Her hair dishevelled, her tongue between her teeth,
she wrote the address in the quarters
twine had divided the surface into.
Names and places. Crayon and fountain pen.
The town underlined once. The country twice.
It’s ready for the post
she would say and if we want to know
where it went to—
a craft lost before we missed it—watch it go
into the burlap sack for collection.
See it disappear. Say
this is how it died
out: among doomed steamships and outdated trains,
the tracks for them disappearing before our eyes,
next to station names we can’t remember
on a continent we no longer
recognize. The sealing wax cracking.
The twine unravelling. The destination illegible.
--Eavan Boland, from In a Time of Violence
Many of the poems that spring to mind when I think of good poems written to mothers are, in one way or another, about loss. Marge Piercy’s “My Mother’s Body,” Robert Hass’s “The World As Will and Representation,” Sharon Old’s “To See My Mother,” many poems in Trethewey’s Native Guard, the list goes on. Even my own poems on the subject often live in the world of what has been (often thankfully) abandoned. But what I want for Mother’s Day are poems of celebration.
I know poems like Lucille Clifton’s “lucy and her girls” wherein mothers set aside their tensions for a moment to sing praise to their living children. I’m wondering, Harriet crowd, can you list here some genuine praise songs from daughters to their mother figures? Poems like Toi Derricotte’s “Christmas Eve: My Mother Dressing” and Nikki Giovanni’s “Mothers” do not sugar coat even as they highlight the mothers’ beauty and/or wisdom. Poems like “Thanking My Mother for Piano Lessons” by Diane Wakowski are thoughtful even in praise:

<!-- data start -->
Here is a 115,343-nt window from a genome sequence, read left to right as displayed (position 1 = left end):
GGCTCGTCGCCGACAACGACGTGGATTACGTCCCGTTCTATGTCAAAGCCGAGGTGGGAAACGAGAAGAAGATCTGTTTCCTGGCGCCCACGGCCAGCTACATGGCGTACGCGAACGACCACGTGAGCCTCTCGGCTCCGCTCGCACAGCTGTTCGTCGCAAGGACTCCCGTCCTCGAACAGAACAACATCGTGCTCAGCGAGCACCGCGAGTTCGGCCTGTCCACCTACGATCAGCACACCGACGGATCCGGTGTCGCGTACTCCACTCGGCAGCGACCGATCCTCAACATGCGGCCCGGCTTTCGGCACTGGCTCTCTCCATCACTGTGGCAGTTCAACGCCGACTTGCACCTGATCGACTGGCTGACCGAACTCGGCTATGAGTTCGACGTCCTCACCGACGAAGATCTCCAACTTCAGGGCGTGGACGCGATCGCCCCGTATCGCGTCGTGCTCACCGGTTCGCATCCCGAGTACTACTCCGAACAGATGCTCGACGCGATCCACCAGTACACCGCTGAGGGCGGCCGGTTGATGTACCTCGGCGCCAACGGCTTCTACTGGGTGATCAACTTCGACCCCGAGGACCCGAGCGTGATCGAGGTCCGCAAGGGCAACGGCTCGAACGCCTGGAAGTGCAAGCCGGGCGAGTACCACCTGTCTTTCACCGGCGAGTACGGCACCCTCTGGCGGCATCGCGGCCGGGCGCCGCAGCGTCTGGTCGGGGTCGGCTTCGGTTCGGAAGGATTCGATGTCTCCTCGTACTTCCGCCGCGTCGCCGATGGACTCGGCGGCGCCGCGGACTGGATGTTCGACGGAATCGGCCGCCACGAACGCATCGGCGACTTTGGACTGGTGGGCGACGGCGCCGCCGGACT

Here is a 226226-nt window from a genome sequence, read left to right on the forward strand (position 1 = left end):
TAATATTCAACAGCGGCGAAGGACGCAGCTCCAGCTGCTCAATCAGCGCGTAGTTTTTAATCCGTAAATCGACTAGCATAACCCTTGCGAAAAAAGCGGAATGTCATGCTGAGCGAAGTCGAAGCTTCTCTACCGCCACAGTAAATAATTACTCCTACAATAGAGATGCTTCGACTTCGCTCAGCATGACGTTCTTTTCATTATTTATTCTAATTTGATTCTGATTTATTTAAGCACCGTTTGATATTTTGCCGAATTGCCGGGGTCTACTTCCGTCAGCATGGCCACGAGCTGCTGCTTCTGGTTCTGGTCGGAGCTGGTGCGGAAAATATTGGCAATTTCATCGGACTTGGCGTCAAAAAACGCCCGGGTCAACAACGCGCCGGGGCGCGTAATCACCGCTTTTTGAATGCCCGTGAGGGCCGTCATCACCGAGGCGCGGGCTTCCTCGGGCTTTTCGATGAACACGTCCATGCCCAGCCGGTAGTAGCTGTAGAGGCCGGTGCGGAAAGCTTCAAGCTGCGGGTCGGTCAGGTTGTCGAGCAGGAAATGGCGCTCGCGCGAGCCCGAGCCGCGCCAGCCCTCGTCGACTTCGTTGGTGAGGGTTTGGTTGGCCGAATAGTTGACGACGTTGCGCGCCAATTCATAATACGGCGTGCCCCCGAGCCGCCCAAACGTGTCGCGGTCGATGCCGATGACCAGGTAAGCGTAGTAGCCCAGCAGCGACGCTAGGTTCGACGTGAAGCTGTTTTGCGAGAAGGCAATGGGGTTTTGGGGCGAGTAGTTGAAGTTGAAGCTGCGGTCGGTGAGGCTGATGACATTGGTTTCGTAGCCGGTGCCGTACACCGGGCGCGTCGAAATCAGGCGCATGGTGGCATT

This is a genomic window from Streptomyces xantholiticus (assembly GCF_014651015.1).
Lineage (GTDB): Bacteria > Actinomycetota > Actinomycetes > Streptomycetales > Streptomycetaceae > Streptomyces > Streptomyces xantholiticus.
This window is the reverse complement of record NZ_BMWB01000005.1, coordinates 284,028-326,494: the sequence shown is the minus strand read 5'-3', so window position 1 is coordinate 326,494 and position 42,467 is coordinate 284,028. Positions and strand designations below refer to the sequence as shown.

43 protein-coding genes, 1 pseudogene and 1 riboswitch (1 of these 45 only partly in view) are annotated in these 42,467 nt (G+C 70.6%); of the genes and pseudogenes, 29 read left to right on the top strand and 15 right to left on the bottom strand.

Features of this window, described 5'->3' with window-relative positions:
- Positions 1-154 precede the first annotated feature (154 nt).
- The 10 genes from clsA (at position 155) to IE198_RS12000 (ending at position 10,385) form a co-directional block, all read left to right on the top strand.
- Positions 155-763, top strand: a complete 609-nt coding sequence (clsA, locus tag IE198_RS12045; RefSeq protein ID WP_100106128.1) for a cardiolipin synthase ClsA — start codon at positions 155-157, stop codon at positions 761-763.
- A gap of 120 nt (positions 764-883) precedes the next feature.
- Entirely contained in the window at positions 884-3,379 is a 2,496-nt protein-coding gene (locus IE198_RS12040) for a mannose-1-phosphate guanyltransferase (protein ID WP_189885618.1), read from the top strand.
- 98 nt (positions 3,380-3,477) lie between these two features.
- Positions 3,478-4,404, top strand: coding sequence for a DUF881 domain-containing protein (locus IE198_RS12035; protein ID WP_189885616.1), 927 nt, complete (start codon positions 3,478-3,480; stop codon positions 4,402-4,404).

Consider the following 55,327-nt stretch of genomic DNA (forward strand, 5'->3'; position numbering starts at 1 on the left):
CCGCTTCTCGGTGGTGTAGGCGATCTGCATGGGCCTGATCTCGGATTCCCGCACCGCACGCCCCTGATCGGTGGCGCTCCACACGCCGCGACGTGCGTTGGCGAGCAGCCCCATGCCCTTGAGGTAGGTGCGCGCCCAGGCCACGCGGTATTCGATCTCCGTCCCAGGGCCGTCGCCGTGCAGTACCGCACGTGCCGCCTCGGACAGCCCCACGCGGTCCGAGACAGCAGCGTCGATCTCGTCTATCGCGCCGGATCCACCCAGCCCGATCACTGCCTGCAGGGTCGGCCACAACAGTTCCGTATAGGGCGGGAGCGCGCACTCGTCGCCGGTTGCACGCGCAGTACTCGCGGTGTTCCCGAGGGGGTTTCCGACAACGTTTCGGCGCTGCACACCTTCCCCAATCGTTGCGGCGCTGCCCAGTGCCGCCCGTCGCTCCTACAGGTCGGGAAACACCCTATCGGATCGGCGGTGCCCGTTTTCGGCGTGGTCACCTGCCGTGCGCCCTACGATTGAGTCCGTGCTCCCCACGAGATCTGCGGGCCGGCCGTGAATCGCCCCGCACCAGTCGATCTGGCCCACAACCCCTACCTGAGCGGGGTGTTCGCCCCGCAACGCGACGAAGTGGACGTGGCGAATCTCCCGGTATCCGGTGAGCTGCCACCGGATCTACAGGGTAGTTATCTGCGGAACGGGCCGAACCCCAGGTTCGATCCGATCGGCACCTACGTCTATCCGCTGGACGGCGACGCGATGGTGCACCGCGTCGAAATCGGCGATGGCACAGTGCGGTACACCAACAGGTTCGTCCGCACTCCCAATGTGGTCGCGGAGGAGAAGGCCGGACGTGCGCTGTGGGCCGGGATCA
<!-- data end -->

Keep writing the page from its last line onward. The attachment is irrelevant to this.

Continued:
…I want to thank my mother
for letting me wake her up sometimes at 6 in the morning
when I practiced my lessons
and for making sure I had a piano
to lay my school books down on, every afternoon.
I haven’t touched the piano in 10 years,
perhaps in fear that what little love I’ve been able to
pick, like lint, out of the corners of pockets,
will get lost,
into the terribly empty cavern of me
if I ever open it all the way up again….
…I want to thank my mother for giving me
all those years,
keeping the memory of Beethoven,
a deaf tortured man,
of the beauty that can come
from even an ugly
These are the grown up, poetic version of the construction paper and glitter glue notes I wrote in kindergarten. The lyric equivalent of the American Greeting card featuring a young woman and an older woman in audacious hats sitting on a bench together sipping tea. Sometimes that campy, sometimes that potentially sentimental. Joyful poems that, in their presentations of the affections between mothers and daughters, are thoroughly heartfelt.
Mother’s Day is right around the corner. I’d love to hear more of your ideas for good poems to send to good moms.
Poet and editor Camille T. Dungy was born in Denver but moved often as her father, an academic physician, taught at many different medical schools across the country. She earned a BA from Stanford University and an MFA from the University of North Carolina, Greensboro. Dungy’s full-length poetry publications include Trophic...